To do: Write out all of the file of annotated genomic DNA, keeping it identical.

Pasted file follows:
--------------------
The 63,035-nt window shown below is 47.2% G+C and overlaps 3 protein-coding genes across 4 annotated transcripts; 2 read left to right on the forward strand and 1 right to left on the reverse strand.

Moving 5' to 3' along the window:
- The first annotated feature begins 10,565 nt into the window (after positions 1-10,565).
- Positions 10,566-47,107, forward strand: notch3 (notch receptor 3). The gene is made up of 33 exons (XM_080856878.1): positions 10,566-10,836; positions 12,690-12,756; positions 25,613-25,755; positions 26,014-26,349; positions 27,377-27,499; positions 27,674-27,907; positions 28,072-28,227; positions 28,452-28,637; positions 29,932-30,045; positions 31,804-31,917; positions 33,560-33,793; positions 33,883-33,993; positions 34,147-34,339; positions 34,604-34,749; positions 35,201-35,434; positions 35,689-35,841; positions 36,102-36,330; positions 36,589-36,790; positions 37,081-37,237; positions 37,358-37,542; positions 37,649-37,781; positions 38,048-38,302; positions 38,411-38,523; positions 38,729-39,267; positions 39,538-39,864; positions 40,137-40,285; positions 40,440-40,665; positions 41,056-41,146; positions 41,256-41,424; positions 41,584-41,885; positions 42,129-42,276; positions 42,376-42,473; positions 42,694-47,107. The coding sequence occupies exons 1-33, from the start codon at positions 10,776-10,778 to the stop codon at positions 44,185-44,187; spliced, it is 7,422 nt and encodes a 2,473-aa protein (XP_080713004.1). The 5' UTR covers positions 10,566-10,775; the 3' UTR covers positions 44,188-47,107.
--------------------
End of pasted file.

The 63,035-nt window shown below is 47.2% G+C and overlaps 3 protein-coding genes across 4 annotated transcripts; 2 read left to right on the forward strand and 1 right to left on the reverse strand.

Moving 5' to 3' along the window:
- The first annotated feature begins 10,565 nt into the window (after positions 1-10,565).
- Positions 10,566-47,107, forward strand: notch3 (notch receptor 3). The gene is made up of 33 exons (XM_080856878.1): positions 10,566-10,836; positions 12,690-12,756; positions 25,613-25,755; positions 26,014-26,349; positions 27,377-27,499; positions 27,674-27,907; positions 28,072-28,227; positions 28,452-28,637; positions 29,932-30,045; positions 31,804-31,917; positions 33,560-33,793; positions 33,883-33,993; positions 34,147-34,339; positions 34,604-34,749; positions 35,201-35,434; positions 35,689-35,841; positions 36,102-36,330; positions 36,589-36,790; positions 37,081-37,237; positions 37,358-37,542; positions 37,649-37,781; positions 38,048-38,302; positions 38,411-38,523; positions 38,729-39,267; positions 39,538-39,864; positions 40,137-40,285; positions 40,440-40,665; positions 41,056-41,146; positions 41,256-41,424; positions 41,584-41,885; positions 42,129-42,276; positions 42,376-42,473; positions 42,694-47,107. The coding sequence occupies exons 1-33, from the start codon at positions 10,776-10,778 to the stop codon at positions 44,185-44,187; spliced, it is 7,422 nt and encodes a 2,473-aa protein (XP_080713004.1). The 5' UTR covers positions 10,566-10,775; the 3' UTR covers positions 44,188-47,107.